Animal Health Australia’s Executive Manager Biosecurity, Duncan Rowland said increased monitoring of stock, crops and pastures is an important biosecurity practise to implement this Spring.
“Spring time, particularly for the country’s southern production regions, means warmer weather, longer days and hopefully, some wet weather. However, this combination means pastures can be inundated with weeds that can harm livestock,” Mr Rowland said.
“Grazing pastures need to be monitored closely for outbreaks of poisonous and invasive weeds. During Spring make an effort to undertake additional inspections on your property to track and manage the spread of weeds. Producers should also consider developing a weed management plan and coordinating eradication or prevention programs with their neighbours.
“Warmer temperatures, combined with moist conditions can also encourage the spread of diseases like footrot. Increased monitoring of stock is vital in identifying early signs of disease and producers should not delay investigating and reporting signs of disease in their stock.”
Spring also keeps many sheep, cattle and goat producers busy with lambing, calving and kid rearing. Mr Rowland said there were a number of biosecurity measures that can help prevent diseases and losses in new born stock during this critical time of year.
“Cattle, sheep and goat producers should familiarise themselves with the risks of Johne’s disease infection in calves, lambs and kids,” he said.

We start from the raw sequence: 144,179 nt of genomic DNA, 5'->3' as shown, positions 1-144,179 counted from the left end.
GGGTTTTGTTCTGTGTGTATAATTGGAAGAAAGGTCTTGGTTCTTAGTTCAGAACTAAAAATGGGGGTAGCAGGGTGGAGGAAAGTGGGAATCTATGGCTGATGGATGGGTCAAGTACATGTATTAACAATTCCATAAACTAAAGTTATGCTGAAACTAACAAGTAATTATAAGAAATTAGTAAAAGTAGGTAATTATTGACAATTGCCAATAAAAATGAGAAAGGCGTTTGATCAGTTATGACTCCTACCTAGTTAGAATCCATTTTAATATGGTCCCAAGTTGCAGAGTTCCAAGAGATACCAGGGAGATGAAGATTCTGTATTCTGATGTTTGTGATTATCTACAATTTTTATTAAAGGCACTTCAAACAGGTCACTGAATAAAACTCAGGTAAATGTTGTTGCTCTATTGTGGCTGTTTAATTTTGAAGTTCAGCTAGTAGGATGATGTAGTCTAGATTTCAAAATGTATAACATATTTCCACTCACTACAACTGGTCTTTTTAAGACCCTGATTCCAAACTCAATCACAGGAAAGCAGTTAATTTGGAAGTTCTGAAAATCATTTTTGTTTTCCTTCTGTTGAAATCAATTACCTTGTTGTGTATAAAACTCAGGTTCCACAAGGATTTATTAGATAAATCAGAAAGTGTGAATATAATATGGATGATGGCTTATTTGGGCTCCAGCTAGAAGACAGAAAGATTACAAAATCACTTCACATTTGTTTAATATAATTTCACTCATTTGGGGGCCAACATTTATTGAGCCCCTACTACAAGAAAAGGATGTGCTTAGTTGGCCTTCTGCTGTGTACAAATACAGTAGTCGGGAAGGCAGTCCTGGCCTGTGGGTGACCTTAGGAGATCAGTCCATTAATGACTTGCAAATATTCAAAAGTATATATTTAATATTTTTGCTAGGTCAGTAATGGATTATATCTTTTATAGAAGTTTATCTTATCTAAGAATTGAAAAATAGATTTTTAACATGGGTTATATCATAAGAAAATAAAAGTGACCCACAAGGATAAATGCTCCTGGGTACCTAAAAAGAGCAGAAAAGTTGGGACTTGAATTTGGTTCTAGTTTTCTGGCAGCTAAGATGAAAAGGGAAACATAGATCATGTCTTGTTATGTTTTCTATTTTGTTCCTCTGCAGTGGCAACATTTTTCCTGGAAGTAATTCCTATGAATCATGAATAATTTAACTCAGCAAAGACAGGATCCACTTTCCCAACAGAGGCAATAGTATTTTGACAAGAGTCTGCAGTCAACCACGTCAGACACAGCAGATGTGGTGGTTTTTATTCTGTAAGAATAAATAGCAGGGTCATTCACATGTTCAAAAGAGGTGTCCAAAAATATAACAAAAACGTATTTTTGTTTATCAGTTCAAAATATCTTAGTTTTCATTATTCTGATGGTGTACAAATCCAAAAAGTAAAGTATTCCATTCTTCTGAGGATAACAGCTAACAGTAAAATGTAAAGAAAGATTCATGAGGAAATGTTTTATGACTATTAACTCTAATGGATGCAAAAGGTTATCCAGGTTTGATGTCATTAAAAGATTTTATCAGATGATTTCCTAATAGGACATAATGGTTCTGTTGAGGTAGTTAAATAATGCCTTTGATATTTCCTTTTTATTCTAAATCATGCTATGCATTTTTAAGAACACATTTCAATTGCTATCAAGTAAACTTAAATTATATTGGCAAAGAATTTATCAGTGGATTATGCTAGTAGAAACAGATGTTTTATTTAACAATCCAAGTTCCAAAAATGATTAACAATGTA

“Goat producers can download the National Kid Rearing Plan from the goat industry page on the Farm Biosecurity website for information on mimimising Johne’s disease and caprine arthritis encephalitis.
“Dairy producers can download the Dairy Australia 3 Step Calf Plan on the Dairy Australia website. This plan guides producers on steps to minimise the risk of bovine Johne’s disease infections in newly born calves.”
Mr Rowland also reminds producers that there is heightened risk of stock losses through predation from wild and feral animals when new born animals arrive at the property.
“Importantly, with all new born stock on the property, producers should ensure steps are taken to minimise attacks from wild dogs, foxes and other predators,” he said.
“Producers are encouraged to develop a wild and feral animal control program, regularly check and mend broken fences, promptly dispose of any carcases lying around on the property and develop a coordinated approach with your neighbours to control ferals and wild animals in your area.”